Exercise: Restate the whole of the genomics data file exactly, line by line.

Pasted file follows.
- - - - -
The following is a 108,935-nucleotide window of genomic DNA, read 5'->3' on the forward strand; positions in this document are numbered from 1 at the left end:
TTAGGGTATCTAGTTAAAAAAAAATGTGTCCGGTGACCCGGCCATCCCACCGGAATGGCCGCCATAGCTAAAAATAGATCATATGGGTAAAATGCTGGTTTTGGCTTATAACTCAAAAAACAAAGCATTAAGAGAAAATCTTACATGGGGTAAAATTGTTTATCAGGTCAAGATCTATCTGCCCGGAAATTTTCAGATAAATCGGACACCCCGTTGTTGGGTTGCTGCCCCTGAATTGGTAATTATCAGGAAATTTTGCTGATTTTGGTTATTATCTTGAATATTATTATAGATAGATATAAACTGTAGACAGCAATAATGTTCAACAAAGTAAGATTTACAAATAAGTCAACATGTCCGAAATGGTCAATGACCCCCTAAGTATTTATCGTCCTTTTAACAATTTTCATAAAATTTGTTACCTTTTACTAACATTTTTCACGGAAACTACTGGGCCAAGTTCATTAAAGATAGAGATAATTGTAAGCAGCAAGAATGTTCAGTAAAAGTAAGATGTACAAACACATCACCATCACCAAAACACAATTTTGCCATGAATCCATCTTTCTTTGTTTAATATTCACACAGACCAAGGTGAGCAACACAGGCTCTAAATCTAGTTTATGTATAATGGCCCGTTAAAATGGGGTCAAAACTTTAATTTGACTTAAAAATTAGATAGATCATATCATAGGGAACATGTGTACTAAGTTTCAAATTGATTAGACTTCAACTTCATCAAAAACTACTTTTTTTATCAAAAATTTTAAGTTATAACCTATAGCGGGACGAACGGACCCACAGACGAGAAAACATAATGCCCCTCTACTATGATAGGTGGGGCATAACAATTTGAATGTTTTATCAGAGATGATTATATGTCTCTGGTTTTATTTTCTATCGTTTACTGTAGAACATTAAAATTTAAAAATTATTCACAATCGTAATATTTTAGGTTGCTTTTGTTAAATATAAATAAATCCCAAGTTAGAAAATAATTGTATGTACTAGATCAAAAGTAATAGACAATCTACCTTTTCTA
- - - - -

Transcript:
The following is a 108,935-nucleotide window of genomic DNA, read 5'->3' on the forward strand; positions in this document are numbered from 1 at the left end:
TTAGGGTATCTAGTTAAAAAAAAATGTGTCCGGTGACCCGGCCATCCCACCGGAATGGCCGCCATAGCTAAAAATAGATCATATGGGTAAAATGCTGGTTTTGGCTTATAACTCAAAAAACAAAGCATTAAGAGAAAATCTTACATGGGGTAAAATTGTTTATCAGGTCAAGATCTATCTGCCCGGAAATTTTCAGATAAATCGGACACCCCGTTGTTGGGTTGCTGCCCCTGAATTGGTAATTATCAGGAAATTTTGCTGATTTTGGTTATTATCTTGAATATTATTATAGATAGATATAAACTGTAGACAGCAATAATGTTCAACAAAGTAAGATTTACAAATAAGTCAACATGTCCGAAATGGTCAATGACCCCCTAAGTATTTATCGTCCTTTTAACAATTTTCATAAAATTTGTTACCTTTTACTAACATTTTTCACGGAAACTACTGGGCCAAGTTCATTAAAGATAGAGATAATTGTAAGCAGCAAGAATGTTCAGTAAAAGTAAGATGTACAAACACATCACCATCACCAAAACACAATTTTGCCATGAATCCATCTTTCTTTGTTTAATATTCACACAGACCAAGGTGAGCAACACAGGCTCTAAATCTAGTTTATGTATAATGGCCCGTTAAAATGGGGTCAAAACTTTAATTTGACTTAAAAATTAGATAGATCATATCATAGGGAACATGTGTACTAAGTTTCAAATTGATTAGACTTCAACTTCATCAAAAACTACTTTTTTTATCAAAAATTTTAAGTTATAACCTATAGCGGGACGAACGGACCCACAGACGAGAAAACATAATGCCCCTCTACTATGATAGGTGGGGCATAACAATTTGAATGTTTTATCAGAGATGATTATATGTCTCTGGTTTTATTTTCTATCGTTTACTGTAGAACATTAAAATTTAAAAATTATTCACAATCGTAATATTTTAGGTTGCTTTTGTTAAATATAAATAAATCCCAAGTTAGAAAATAATTGTATGTACTAGATCAAAAGTAATAGACAATCTACCTTTTCTA